Wawa is all over the Delaware waterfront this week, and that’s fine. It’s the rest of the year that’s the problem.
For the 10th year, the convenience store chain is the main sponsor of Welcome America, the big birthday bash that Philadelphia puts on to celebrate America’s founding. Like the city itself, the festivities begin on the Delaware and move inland, with a mouthwatering selection of music, food, and fireworks.
Unfortunately, Wawa now seems intent on making its presence on the waterfront a permanent thing. After briefly abandoning the Center City market a few years back, it has made an aggressive return, opening outposts on what seems like every other corner of Chestnut and Walnut Streets. The next frontier appears to be Philadelphia’s Central Delaware.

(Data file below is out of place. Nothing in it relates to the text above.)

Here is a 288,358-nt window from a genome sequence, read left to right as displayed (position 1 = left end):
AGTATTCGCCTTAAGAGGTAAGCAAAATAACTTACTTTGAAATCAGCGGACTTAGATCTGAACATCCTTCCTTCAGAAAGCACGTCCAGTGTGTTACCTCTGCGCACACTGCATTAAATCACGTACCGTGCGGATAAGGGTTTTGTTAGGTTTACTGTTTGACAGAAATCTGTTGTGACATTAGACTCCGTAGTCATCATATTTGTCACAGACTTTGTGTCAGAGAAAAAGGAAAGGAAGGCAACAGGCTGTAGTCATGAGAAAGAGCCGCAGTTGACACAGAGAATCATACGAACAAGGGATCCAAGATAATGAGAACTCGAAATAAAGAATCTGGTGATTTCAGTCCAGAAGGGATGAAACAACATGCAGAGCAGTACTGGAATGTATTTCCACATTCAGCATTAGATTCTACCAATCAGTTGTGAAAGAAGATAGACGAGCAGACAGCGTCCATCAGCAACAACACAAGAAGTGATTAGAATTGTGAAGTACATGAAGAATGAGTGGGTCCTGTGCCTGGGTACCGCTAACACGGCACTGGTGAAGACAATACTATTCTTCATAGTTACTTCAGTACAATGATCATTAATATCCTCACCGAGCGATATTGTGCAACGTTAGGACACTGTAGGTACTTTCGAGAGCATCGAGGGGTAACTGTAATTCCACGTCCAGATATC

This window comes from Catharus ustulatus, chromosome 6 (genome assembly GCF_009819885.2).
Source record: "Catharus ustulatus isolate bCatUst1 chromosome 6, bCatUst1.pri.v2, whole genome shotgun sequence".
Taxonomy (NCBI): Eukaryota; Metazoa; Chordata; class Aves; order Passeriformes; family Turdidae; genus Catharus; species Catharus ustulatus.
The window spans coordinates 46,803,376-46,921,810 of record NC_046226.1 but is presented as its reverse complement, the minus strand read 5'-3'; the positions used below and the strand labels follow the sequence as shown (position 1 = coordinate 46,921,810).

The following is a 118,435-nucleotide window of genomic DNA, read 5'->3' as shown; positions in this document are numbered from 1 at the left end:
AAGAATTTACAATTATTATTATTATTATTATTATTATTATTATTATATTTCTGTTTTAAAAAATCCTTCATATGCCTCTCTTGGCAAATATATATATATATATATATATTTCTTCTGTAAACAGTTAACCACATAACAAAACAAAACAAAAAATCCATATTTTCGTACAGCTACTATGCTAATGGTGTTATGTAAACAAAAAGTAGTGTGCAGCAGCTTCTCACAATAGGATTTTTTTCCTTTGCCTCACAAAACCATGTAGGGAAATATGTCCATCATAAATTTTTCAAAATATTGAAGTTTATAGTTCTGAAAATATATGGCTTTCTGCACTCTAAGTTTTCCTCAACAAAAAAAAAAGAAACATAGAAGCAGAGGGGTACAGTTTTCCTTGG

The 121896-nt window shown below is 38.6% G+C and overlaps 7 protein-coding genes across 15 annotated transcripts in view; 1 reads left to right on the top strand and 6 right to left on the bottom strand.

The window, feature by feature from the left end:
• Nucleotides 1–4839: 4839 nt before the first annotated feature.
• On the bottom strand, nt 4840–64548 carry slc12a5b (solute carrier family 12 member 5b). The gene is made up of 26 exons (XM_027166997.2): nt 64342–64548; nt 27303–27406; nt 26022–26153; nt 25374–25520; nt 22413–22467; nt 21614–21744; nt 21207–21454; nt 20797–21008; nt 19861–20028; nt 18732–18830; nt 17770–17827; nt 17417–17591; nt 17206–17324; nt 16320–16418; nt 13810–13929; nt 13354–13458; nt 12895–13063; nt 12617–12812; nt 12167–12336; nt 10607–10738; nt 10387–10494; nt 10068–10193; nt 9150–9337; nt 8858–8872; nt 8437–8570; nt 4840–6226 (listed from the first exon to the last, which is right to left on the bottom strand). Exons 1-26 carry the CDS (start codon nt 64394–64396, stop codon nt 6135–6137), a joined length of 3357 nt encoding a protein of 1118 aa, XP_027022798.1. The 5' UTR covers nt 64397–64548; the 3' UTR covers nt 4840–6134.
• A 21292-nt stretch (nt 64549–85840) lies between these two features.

In a matter of just a few months, Wawa has proposed not one, but two, suburban-style Super Wawa stores along the river, complete with gas pumps and generous amounts of parking. It started its campaign late last year when it focused on a site in South Philadelphia owned by developer Bart Blatstein. Although Blatstein put the plan on hold after receiving intense pushback from the nearby Pennsport neighborhood, the company is steaming ahead with a similar store-and-gas-station combo at Front and Spring Garden in Northern Liberties, a block inland from the water. Knowing Wawa, and its penchant for territorial domination, this looks more like a coordinated strategy than a simple coincidence.
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